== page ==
Friday, September 30, 2011 on Lessons for Obama from Zimbabwe

Things can improve rapidly if you free an economy and maintain a conservative monetary policy. explains:

Hard to imagine it was just four years ago that pundits across the globe were slinging harsh and vilifying attacks against Zimbabwe’s President Robert Mugabe. They asserted that Mugabe under the banner of populism and black sovereignty had run and was continuing to run the country’s economy into the ground. Inflation’s was at an unimaginable rate of 100,000 percent which eventually grew to 231 million percent.The shelves of many stores were almost empty much of the time, and prices were constantly increasing due to hyperinflation. For the general population, it was estimated that four out of five people were unemployed and that the situation was so bad that about 3,000 people a day were reported to be crossing Zimbabwe’s borders into neighboring countries.

This is no longer the case, thanks namely to policies put in place and established by the same supposedly villainous Robert Mugabe. No longer does the African nation suffer with the highest rate of inflation in the world. Now just a few years’ latter goods are back on the shelves of local stores. Why, because of the government’s decision to replace the Zimbabwe dollar with the South African rand and the US dollar.

Zimbabwe’s economy has produced economic growth for two successive years due to positive policies and strong commodity prices, and this according to the International Monetary Fund. Although this southern African country’s economy was beaten down by hyperinflation which reached 500 billion percent in 2008, it grew 5.7 percent in 2009. Now as it stands, Zimbabwe has a budget surplus and demonstrates additional signs of improvement. The economy of Zimbabwe grew close to 8 percent in 2010 is expected to grow near 10 percent this year...

I often wonder why these occurrences in Zimbabwe and imposed by President Mugabe have received vapid coverage in mainstream western media and not openly discussed and acknowledged by President Obama. After all it was just last year when the nation‘s central bank introduced a $50 billion note (at the time enough to buy just two loaves of bread). It was implemented to avoid cash shortages because at the time, like our dollar, theirs was virtually worthless. The simple lesson for the President should be to learn from what transpired in Zimbabwe, but he will not. Some economists have suggested that with the Federal Reserve Bank incessant use of quantitative easing (printing fiat money willy nily), that the U.S. economy will enter “hyperinflation” similar to what we saw in Zimbabwe. Why? Because no matter what, the artificiality of the US economy will be subjected to the reluctance of the Federal Reserve to raise interest rates. We are already seeing large increases in everything from commodities to basic goods and with government debt growing so much, inflation has to start to accelerate at a dangerous rate.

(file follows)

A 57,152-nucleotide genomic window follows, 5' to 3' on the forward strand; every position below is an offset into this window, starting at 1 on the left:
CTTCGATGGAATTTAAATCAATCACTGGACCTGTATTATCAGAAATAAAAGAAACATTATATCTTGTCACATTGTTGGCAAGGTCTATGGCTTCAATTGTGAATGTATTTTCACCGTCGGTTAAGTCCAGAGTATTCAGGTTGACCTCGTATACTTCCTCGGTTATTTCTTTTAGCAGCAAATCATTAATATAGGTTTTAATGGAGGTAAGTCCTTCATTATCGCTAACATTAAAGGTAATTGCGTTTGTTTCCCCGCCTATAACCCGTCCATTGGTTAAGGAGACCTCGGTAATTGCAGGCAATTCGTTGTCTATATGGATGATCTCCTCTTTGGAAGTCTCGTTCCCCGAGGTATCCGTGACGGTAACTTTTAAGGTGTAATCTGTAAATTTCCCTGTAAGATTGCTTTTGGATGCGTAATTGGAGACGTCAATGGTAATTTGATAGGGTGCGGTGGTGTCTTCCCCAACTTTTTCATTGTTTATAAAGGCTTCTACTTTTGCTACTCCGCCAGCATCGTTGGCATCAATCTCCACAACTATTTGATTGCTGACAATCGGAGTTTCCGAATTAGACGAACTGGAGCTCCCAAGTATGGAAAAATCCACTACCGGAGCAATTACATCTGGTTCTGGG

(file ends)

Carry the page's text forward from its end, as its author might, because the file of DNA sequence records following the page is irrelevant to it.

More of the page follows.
...politicians figure the best way to grow (which isn’t growth) our economy is by printing new money to pay its debts, and borrow hundreds of billions more abroad in the form of Treasury obligations that someday must be paid...

From what has been said and written, it is pellucid that Dr. Ron Paul understands this as well as Robert Mugabe. The query is does or can President Obama and can he learn from them both?


  1. The obligations won't get paid...Where do you get this? The debts are NEVER paid...They are rolled over and made worth less by INFLATION!

    Do you even understand the dynamics of a money counterfeit racket? Study the Zimbabwe experience a little harder.

  2. Unfortunately, "can" Obama learn from them and "does" Obama want to learn from them are two very different propositions.....Obama doesn't strike me as the type that would want to learn; to arrogant and full of himself and his foolish pride, black or white.

  3. Don't know, Bob. Same reason my comments about Barak Hussein Mugabe in '08 were unapproved on this site.